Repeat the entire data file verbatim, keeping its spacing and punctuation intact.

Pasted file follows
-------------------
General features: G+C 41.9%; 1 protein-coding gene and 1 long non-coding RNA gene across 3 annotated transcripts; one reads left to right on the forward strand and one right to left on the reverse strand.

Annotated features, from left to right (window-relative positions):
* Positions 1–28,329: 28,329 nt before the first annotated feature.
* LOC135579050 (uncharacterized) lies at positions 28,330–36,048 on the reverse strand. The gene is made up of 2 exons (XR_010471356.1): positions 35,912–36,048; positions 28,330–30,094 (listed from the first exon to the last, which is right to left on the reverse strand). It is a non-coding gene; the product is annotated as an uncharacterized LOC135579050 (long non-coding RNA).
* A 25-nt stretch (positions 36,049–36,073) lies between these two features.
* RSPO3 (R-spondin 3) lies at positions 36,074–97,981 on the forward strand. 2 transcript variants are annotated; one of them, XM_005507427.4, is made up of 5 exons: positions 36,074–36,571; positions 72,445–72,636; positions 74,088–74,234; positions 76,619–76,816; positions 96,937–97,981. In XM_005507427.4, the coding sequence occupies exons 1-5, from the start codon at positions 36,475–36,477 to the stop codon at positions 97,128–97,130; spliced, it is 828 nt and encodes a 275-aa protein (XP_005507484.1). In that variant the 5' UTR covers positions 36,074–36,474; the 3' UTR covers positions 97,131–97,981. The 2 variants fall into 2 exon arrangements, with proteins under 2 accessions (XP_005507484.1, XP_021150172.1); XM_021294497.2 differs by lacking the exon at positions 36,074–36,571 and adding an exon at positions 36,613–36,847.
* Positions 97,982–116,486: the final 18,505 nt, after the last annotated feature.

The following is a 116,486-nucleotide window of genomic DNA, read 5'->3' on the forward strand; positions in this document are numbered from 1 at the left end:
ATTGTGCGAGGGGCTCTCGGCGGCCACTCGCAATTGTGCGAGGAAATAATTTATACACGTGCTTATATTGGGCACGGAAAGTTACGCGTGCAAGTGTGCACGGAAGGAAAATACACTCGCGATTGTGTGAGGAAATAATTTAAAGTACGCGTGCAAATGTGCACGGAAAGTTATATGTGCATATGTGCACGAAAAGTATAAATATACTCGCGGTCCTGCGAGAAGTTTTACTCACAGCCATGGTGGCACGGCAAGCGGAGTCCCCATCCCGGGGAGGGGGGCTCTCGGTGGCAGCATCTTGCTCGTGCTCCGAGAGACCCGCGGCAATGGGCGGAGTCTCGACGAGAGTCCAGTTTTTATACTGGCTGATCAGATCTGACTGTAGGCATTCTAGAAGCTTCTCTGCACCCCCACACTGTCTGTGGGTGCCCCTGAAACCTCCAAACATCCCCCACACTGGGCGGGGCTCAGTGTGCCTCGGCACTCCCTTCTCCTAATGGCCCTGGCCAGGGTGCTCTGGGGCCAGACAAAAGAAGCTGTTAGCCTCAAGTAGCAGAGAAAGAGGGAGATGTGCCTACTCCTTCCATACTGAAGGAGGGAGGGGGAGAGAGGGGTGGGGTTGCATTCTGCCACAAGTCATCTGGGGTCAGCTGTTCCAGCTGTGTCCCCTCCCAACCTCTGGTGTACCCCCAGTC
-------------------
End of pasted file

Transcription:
General features: G+C 41.9%; 1 protein-coding gene and 1 long non-coding RNA gene across 3 annotated transcripts; one reads left to right on the forward strand and one right to left on the reverse strand.

Annotated features, from left to right (window-relative positions):
* Positions 1–28,329: 28,329 nt before the first annotated feature.
* LOC135579050 (uncharacterized) lies at positions 28,330–36,048 on the reverse strand. The gene is made up of 2 exons (XR_010471356.1): positions 35,912–36,048; positions 28,330–30,094 (listed from the first exon to the last, which is right to left on the reverse strand). It is a non-coding gene; the product is annotated as an uncharacterized LOC135579050 (long non-coding RNA).
* A 25-nt stretch (positions 36,049–36,073) lies between these two features.
* RSPO3 (R-spondin 3) lies at positions 36,074–97,981 on the forward strand. 2 transcript variants are annotated; one of them, XM_005507427.4, is made up of 5 exons: positions 36,074–36,571; positions 72,445–72,636; positions 74,088–74,234; positions 76,619–76,816; positions 96,937–97,981. In XM_005507427.4, the coding sequence occupies exons 1-5, from the start codon at positions 36,475–36,477 to the stop codon at positions 97,128–97,130; spliced, it is 828 nt and encodes a 275-aa protein (XP_005507484.1). In that variant the 5' UTR covers positions 36,074–36,474; the 3' UTR covers positions 97,131–97,981. The 2 variants fall into 2 exon arrangements, with proteins under 2 accessions (XP_005507484.1, XP_021150172.1); XM_021294497.2 differs by lacking the exon at positions 36,074–36,571 and adding an exon at positions 36,613–36,847.
* Positions 97,982–116,486: the final 18,505 nt, after the last annotated feature.

The following is a 116,486-nucleotide window of genomic DNA, read 5'->3' on the forward strand; positions in this document are numbered from 1 at the left end:
ATTGTGCGAGGGGCTCTCGGCGGCCACTCGCAATTGTGCGAGGAAATAATTTATACACGTGCTTATATTGGGCACGGAAAGTTACGCGTGCAAGTGTGCACGGAAGGAAAATACACTCGCGATTGTGTGAGGAAATAATTTAAAGTACGCGTGCAAATGTGCACGGAAAGTTATATGTGCATATGTGCACGAAAAGTATAAATATACTCGCGGTCCTGCGAGAAGTTTTACTCACAGCCATGGTGGCACGGCAAGCGGAGTCCCCATCCCGGGGAGGGGGGCTCTCGGTGGCAGCATCTTGCTCGTGCTCCGAGAGACCCGCGGCAATGGGCGGAGTCTCGACGAGAGTCCAGTTTTTATACTGGCTGATCAGATCTGACTGTAGGCATTCTAGAAGCTTCTCTGCACCCCCACACTGTCTGTGGGTGCCCCTGAAACCTCCAAACATCCCCCACACTGGGCGGGGCTCAGTGTGCCTCGGCACTCCCTTCTCCTAATGGCCCTGGCCAGGGTGCTCTGGGGCCAGACAAAAGAAGCTGTTAGCCTCAAGTAGCAGAGAAAGAGGGAGATGTGCCTACTCCTTCCATACTGAAGGAGGGAGGGGGAGAGAGGGGTGGGGTTGCATTCTGCCACAAGTCATCTGGGGTCAGCTGTTCCAGCTGTGTCCCCTCCCAACCTCTGGTGTACCCCCAGTC